Haven't looked into the J1B as much (Yeah I prefer my wings below) on the J2 it's definitely a 23015 at +5deg Wing attach are all leaned to match. So at least on the plans I'm working with that's clear :)

I would love to see a modern iteration of the -1B, -2, or -3 in fiberglass, using the "fold-a-plane" concept, and up-sized for large pilots and the HKS or O-100 engine.
I think you and me are on the same page :) Other than the engine. There's a possible wing fold option kitfox style.
 

Riggerrob

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J1 wings would fold easiest if they fold straight back like a Kitfox.
OTOH if you fold wings leading edge downwards, they can lay flat along the aft fuselage.

My preference would be for a low-wing, with the pivot point near the rear spar. Remove flight lock pins from inside the fuselage, pull the entire wing outboard, rotate it leading edge up, then swing wings back and (ground only) pin them to the vertical stabilizer(s). Control cables or rods need to be routed near the rear spar, because that simplifies quick-disconnect fittings. Ideally, control runs automatically re-connect themselves every time you spread the wings. Stowing wings nose up helps reduce the amount of rain, ice, snow and bird poop accumulating inside wings.

Modern competition sailplanes have T-tails because they are high enough to stay out of the weeds. T-tails also reduce parts count when dis-assembling. An earlier generation of sailplanes had V-tails for similar reasons. I would prefer a Janowski-style airplane to have a V-tail because it reduces parts count on a tiny airplane.
 

Hephaestus

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Ribs done, other than the aileron, I need to get farther into the spar drawings to get that one sorted out.
Janowki J2 Ribs.png

They wouldn't be particularly cheap in this day and age. As drawn those top ribs (x12):
~8' of 5x7mm spruce each (2355mm with 0 waste)
2x4' sheet of 1/32nd ply (0.8mm) for every 2 ribs (laser cut you might be able to get almost 3)

J1 wings would fold easiest if they fold straight back like a Kitfox.
OTOH if you fold wings leading edge downwards, they can lay flat along the aft fuselage.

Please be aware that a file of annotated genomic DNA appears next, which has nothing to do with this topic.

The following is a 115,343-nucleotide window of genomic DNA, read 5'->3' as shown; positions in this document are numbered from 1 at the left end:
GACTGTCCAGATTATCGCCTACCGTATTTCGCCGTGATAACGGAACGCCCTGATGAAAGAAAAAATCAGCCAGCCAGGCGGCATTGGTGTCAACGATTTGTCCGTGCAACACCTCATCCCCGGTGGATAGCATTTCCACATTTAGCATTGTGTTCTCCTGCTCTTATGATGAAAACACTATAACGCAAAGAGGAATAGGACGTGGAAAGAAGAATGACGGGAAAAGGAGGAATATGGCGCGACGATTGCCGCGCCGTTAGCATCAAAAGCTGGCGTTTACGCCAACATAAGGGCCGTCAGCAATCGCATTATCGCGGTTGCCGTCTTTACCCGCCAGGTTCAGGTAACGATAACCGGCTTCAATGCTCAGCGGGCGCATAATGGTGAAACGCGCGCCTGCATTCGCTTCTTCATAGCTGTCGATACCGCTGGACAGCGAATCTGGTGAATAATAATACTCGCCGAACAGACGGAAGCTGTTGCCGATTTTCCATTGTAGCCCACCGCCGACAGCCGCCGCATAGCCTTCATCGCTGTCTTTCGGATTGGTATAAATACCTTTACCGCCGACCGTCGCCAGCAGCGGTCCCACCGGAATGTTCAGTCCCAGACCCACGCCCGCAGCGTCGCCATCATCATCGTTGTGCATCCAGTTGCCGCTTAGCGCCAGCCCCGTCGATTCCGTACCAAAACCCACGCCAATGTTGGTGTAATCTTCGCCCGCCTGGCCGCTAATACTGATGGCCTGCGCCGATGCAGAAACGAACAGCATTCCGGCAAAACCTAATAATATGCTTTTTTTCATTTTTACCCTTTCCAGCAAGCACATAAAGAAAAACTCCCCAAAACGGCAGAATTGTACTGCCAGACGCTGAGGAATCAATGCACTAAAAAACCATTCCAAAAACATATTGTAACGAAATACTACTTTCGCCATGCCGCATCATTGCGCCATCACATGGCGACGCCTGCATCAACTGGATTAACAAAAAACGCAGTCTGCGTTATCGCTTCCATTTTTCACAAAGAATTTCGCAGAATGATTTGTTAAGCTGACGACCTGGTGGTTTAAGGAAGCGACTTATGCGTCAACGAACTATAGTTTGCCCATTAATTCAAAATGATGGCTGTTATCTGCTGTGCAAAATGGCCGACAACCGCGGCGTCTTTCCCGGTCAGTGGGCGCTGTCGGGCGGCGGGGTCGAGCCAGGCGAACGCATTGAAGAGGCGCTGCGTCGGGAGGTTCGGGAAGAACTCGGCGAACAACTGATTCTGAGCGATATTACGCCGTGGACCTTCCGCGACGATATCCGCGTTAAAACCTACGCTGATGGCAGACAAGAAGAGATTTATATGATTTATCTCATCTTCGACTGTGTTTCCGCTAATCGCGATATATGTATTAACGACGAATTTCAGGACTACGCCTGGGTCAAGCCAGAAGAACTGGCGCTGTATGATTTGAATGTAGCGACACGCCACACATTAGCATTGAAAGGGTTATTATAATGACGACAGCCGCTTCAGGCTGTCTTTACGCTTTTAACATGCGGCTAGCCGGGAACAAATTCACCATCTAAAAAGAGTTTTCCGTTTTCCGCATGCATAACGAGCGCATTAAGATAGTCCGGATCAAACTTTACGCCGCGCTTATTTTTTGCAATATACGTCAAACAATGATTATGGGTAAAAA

Wing fold idea.png
might touch the ground in the original drawn bicycle gear. But they do fit in the space beneath the HStab.
 

Aerowerx

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Aerowerx;

I seem to recall there was an issue with the J1B main wing angle of incidence as well. Whether the plans have errors or are just not clear on the subject I can't remember but it was discussed on the Yahoo groups years back. Do you have any info?
I remember puzzling over that and finally got it figured out. I don't remember the details, but I recall that the AoA should be 6 degrees referenced to the Chord Line.

Also, the side view on Drawing 2 indicates that there is angle between the ribs and the bulkhead. But the rib profile in Drawing 6 has the spar cutout at a 90 degree angle. Anyone doing a redraw of the plans should keep that in mind.

Just remembered. There was someone in France that took on the project of redrawing the whole thing in a 3D cad program. That the J-2, I recall. Can't remember who it was, and I think it was on the defunct Yahoo group anyway.
 

Mohawk750

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J1 wings would fold easiest if they fold straight back like a Kitfox.
OTOH if you fold wings leading edge downwards, they can lay flat along the aft fuselage.
I would prefer a Janowski-style airplane to have a V-tail because it reduces parts count on a tiny airplane.
Another Canadian that likes folding wings and V-tails !! must be the rarefied arctic air up here. 6" of snow in Ottawa last night. The Kitfox style wing fold would work best on a J1T and tuck them right in under the stab. You will have to add flaps just so you have a surface that you can disconnect and fold out of the way.
 

Mohawk750

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Ribs done, other than the aileron, I need to get farther into the spar drawings to get that one sorted out.
Keep up the good work, these renders are looking pretty good 👍
They wouldn't be particularly cheap in this day and age. As drawn those top ribs (x12):
~8' of 5x7mm spruce each (2355mm with 0 waste)
2x4' sheet of 1/32nd ply (0.8mm) for every 2 ribs (laser cut you might be able to get almost 3)
Ya, those ribs look plenty strong but heavy, easy to build compared to stick ribs though. What about doing a J2 wing with LE ribs in XPS foam and plywood D-section to the spar. Rear ribs in XPS foam with ply capstrips. Root rib and ribs on each side of the aileron bay with ply skin on one side for stifness and fabric cover?
 

Mohawk750

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Also, the side view on Drawing 2 indicates that there is angle between the ribs and the bulkhead. But the rib profile in Drawing 6 has the spar cutout at a 90 degree angle. Anyone doing a redraw of the plans should keep that in mind.
I only mention this so it doesn't get lost. Redrawing the plans would find the inconsistancies.
Just remembered. There was someone in France that took on the project of redrawing the whole thing in a 3D cad program. That the J-2, I recall. Can't remember who it was, and I think it was on the defunct Yahoo group anyway.
Sure would be nice to find this guy and get a CAD copy of these plans....but then Hephaestus would have nothing to practice SW on!